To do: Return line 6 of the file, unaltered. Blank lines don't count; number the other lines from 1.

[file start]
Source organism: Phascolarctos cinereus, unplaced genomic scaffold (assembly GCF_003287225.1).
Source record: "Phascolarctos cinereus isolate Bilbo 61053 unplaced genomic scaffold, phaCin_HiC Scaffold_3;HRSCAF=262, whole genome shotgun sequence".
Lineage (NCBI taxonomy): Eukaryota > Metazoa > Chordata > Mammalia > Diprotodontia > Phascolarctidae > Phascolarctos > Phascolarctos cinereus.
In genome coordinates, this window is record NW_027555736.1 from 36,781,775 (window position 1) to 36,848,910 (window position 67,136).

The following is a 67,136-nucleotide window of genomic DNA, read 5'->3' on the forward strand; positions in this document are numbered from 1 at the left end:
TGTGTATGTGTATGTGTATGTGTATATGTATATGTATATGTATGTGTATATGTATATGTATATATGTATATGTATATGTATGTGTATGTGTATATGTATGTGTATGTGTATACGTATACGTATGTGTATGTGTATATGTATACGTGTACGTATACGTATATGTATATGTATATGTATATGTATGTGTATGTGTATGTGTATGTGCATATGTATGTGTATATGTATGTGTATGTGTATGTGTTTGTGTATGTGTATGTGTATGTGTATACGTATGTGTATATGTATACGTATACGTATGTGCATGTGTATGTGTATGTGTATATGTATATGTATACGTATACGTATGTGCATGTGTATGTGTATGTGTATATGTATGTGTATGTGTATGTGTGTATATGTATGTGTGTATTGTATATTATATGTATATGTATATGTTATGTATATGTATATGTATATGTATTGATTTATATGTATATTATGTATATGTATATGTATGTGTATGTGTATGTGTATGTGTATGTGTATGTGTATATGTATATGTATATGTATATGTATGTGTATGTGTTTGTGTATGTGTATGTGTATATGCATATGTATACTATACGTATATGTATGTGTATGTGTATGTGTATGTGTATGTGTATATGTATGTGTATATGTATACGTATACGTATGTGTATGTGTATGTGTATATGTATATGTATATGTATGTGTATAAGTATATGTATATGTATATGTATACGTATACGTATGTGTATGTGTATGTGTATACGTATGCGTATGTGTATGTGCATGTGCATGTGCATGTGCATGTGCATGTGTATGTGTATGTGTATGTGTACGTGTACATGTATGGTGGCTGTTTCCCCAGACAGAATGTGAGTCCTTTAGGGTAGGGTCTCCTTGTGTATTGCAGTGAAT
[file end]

TGTGTATGTGTATGTGTATGTGTATATGTATATGTATATGTATGTGTATATGTATATGTATATATGTATATGTATATGTATGTGTATGTGTATATGTATGTGTATGTGTATACGTATACGTATGTGTATGTGTATATGTATACGTGTACGTATACGTATATGTATATGTATATGTATATGTATGTGTATGTGTATGTGTATGTGCATATGTATGTGTATATGTATGTGTATGTGTATGTGTTTGTGTATGTGTATGTGTATGTGTATACGTATGTGTATATGTATACGTATACGTATGTGCATGTGTATGTGTATGTGTATATGTATATGTATACGTATACGTATGTGCATGTGTATGTGTATGTGTATATGTATGTGTATGTGTATGTGTGTATATGTATGTGTGTATTGTATATTATATGTATATGTATATGTTATGTATATGTATATGTATATGTATTGATTTATATGTATATTATGTATATGTATATGTATGTGTATGTGTATGTGTATGTGTATGTGTATGTGTATATGTATATGTATATGTATATGTATGTGTATGTGTTTGTGTATGTGTATGTGTATATGCATATGTATACTATACGTATATGTATGTGTATGTGTATGTGTATGTGTATGTGTATATGTATGTGTATATGTATACGTATACGTATGTGTATGTGTATGTGTATATGTATATGTATATGTATGTGTATAAGTATATGTATATGTATATGTATACGTATACGTATGTGTATGTGTATGTGTATACGTATGCGTATGTGTATGTGCATGTGCATGTGCATGTGCATGTGCATGTGTATGTGTATGTGTATGTGTACGTGTACATGTATGGTGGCTGTTTCCCCAGACAGAATGTGAGTCCTTTAGGGTAGGGTCTCCTTGTGTATTGCAGTGAAT